Women in Law. Why I Write

March 6, 2019

academic law, Author Articles

Young woman finishing her work in airplane

“Changes have occurred that perhaps are not quantifiable, but I see them”

Laura Carlson is Professor of Law at Stockholm University, Sweden.

While discussing writing this piece with my 23 year old daughter, her reply was, ”Why do you have to write more on women and rights Mom, you have already written hundreds of pages?”

This very simple question captures so many of the nuances women academics face when writing about issues of discrimination. The first and perhaps most self-evident is why do we still need to write about discrimination? The simple answer is we must continue to write on these issues as discrimination is still so prevalent in our lives in so many different guises, the focus here being on women. Sweden is considered to be one of the top three countries in the world for closing the gender gap at 82%. However, my workplace mirrors a different reality. At my department of law, where women have been half the law students for decades and today are even sixty percent, we have ten women professors of thirty. Every woman I see coming up in the ranks is still outnumbered by at least two men. An expert evaluating my academic production with respect to a job application about ten years ago said it was strong, but that everything that needed to be written about discrimination law had already been written and nothing further was needed. Though discrimination legislation was part of employment law, it was considered a marginal topic that did not fit squarely into the Swedish labor law model.

Another part of my daughter’s question was why I had to write on these issues, which is a very good question and the answer to which lies in my childhood. We moved all over the United States when I was a child as my dad was in the military. The move from Pennsylvania to Louisiana, which in the 1970’s was still very much mired in its apartheid past, taught me at that very young age that truth was subjective, as were concepts of fairness and justice. Racism was inured in every aspects of our lives, particular in school. My Minnesotan parents placed us in the public schools despite our pastor’s generous and unexpected offer of scholarships to the church school (which we later learned were the all white private schools). The move after to Texas brought up issues of sexism, as I learned that girls and women had certain roles to play, and taking high school physics and not wearing makeup were not included in them. I eventually went to law school in Minnesota and learned how the law could be used as a vehicle for social change. The later move to Sweden brought home once again the subjectivity of truth, where again certain different types of behaviors were expected of women, who still are the primary caregivers in Swedish households. Studying law again (but now in Swedish) raised even different issues as the focus of the education was on training objective impartial judges without any inclusion of norm critical analyses. Heaven forbid you bring up the fact that no one is impartial, let alone judges. So I began my academic career analyzing the application of discrimination law by Swedish judges.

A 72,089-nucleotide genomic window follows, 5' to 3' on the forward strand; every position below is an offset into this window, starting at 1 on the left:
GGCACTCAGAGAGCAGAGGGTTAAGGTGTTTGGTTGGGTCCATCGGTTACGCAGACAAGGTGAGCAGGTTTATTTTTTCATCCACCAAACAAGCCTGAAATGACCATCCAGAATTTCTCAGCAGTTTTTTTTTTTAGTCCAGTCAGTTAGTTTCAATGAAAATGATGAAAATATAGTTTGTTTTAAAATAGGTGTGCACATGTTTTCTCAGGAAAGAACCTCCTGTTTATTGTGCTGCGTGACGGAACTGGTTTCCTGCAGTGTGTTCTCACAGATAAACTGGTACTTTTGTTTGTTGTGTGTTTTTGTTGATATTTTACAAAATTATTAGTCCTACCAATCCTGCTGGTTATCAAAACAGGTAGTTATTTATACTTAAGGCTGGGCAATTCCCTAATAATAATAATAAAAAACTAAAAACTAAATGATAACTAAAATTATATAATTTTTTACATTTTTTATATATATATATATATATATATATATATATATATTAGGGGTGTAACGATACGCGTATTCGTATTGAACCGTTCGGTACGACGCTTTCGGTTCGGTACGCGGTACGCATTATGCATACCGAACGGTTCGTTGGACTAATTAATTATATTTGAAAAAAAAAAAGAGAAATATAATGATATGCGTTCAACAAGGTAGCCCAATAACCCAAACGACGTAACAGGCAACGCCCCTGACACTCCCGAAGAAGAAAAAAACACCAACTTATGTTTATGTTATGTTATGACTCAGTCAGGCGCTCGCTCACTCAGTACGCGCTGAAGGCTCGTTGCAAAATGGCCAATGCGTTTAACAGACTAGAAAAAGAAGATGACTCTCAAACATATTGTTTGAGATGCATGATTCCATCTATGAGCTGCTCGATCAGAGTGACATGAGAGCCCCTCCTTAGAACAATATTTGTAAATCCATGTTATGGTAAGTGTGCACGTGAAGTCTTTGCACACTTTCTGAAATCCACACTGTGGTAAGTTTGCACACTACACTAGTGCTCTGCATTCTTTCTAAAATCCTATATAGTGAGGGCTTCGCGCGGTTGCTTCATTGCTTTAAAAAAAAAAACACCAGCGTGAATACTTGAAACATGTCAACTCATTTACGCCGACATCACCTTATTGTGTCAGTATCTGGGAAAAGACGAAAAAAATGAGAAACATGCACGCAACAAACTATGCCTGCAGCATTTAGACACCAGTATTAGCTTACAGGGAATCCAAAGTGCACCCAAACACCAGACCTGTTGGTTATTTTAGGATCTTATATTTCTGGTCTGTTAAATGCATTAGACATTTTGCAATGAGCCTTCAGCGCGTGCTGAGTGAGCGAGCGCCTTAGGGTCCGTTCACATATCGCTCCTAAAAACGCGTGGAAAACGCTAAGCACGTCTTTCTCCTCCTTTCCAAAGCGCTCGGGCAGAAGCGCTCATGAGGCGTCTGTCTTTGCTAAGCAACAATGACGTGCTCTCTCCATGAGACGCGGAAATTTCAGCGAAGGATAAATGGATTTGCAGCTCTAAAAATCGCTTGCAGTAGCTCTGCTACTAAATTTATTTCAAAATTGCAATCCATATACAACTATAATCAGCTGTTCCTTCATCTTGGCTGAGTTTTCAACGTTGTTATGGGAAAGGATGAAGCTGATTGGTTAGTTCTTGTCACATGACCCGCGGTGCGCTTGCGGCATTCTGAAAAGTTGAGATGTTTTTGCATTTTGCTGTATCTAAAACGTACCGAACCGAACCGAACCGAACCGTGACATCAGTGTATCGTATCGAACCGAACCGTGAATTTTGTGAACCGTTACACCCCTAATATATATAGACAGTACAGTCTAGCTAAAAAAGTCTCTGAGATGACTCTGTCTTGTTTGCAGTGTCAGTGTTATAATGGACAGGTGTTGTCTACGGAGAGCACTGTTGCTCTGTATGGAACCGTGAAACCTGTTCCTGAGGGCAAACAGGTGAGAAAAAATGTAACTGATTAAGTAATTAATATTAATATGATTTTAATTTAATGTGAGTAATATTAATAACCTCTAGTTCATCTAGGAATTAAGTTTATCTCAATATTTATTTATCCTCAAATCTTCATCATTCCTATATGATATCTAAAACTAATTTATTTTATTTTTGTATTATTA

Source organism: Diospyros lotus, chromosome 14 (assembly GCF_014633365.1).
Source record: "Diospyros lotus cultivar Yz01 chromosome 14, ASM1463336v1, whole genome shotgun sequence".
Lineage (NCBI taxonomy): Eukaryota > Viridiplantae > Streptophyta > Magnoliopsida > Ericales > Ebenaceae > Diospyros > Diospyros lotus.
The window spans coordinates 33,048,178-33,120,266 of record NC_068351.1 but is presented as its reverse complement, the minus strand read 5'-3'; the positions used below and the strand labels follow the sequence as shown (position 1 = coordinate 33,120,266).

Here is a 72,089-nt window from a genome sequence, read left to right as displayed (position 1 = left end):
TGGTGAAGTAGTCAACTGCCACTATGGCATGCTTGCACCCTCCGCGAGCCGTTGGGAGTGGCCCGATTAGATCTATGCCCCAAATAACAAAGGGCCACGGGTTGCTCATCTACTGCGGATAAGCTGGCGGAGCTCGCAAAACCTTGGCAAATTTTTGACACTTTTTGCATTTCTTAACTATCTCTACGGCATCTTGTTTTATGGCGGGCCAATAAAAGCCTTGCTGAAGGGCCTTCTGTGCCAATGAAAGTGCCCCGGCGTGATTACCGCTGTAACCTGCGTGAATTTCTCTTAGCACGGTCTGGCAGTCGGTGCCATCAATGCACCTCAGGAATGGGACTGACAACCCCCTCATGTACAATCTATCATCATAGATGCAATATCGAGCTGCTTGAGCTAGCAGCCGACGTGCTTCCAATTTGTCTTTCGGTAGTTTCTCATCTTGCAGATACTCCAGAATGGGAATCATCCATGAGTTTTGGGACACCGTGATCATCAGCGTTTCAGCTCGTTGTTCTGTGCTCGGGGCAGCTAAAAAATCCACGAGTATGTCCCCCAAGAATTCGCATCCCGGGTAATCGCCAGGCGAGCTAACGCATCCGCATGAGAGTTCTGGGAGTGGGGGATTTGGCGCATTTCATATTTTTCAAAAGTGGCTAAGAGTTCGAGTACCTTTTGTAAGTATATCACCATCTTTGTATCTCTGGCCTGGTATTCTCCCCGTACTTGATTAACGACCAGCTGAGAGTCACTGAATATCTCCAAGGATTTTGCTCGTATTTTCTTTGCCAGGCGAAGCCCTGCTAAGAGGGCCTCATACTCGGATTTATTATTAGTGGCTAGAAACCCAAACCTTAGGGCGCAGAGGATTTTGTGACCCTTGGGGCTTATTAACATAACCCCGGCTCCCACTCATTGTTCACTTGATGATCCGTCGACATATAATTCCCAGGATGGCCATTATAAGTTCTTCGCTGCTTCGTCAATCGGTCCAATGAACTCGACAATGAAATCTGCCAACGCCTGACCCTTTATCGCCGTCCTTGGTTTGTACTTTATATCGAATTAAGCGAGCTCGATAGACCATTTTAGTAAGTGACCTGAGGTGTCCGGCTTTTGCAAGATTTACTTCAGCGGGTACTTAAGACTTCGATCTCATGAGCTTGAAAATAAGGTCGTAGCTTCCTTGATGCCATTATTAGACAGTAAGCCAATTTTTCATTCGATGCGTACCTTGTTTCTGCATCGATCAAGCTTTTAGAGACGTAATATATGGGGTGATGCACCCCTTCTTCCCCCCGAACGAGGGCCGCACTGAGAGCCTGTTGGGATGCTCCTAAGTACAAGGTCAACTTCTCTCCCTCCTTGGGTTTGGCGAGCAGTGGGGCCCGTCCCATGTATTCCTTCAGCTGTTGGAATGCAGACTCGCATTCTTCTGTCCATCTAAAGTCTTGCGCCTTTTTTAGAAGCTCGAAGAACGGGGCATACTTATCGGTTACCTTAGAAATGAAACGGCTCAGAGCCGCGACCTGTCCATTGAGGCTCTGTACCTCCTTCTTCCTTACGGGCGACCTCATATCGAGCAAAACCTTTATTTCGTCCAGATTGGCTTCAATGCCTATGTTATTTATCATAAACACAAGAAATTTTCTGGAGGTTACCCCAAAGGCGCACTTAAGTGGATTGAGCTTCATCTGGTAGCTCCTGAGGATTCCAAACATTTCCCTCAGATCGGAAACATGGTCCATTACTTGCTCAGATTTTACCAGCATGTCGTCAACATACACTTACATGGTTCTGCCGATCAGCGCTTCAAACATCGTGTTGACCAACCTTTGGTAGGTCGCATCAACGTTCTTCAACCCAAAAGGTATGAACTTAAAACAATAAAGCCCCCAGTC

The third aspect of my daughter’s question has to do with being a mother. Writing at least for me is a selfish process. I don’t have a room of my own, but I think you need at least time of your own to write, which can come at the expense of those around you, children, spouses and friends. The other lure away from writing is teaching, and between the two, finding the time to write is a luxury.

So why will I continue to write hundreds of pages about discrimination? When I see how very little progress has been made over the ten years I have been researching and writing, particularly with respect to the enforcement of the discrimination law and the non-existent damages and sanctions, I have to admit that I, and not just my daughter, wonder why I have taken on this Sisyphean task. The impact I have made with my scholarship at times feels infinitesimal. But then I get together with other scholars writing in the field, and with my students who are interested in such questions, and the passion irrationally remains. Changes have occurred that perhaps are not quantifiable, but I see them. When I started teaching 15 years ago, the Swedish law students were all going to be judges or corporate lawyers. Now I have students interested in human rights, and willing to forgo perhaps more lucrative higher paid careers to help others instead, a huge paradigm shift. These are also the students who will become judges. I can also discern a trend with certain Swedish courts today beginning to apply discrimination protections as human rights and not just simply employment law issues. Finally, I look at my daughter, and I think of the world I want for her, which today still needs to be fixed in so many different ways in order for women to have the same chances, choices and respect as men, and I know then that I most likely will never stop writing.

2. Laura CarlsonLaura Carlson’s book “Workers, Collectivism and the Law: Grappling with Democracy” can be viewed here.

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One Comment on “Women in Law. Why I Write”

  1. Riya Says:

    Thanks for sharing such a useful information here. i have clear some doubt about legal rights for women keep it up with good work!!.

    Reply

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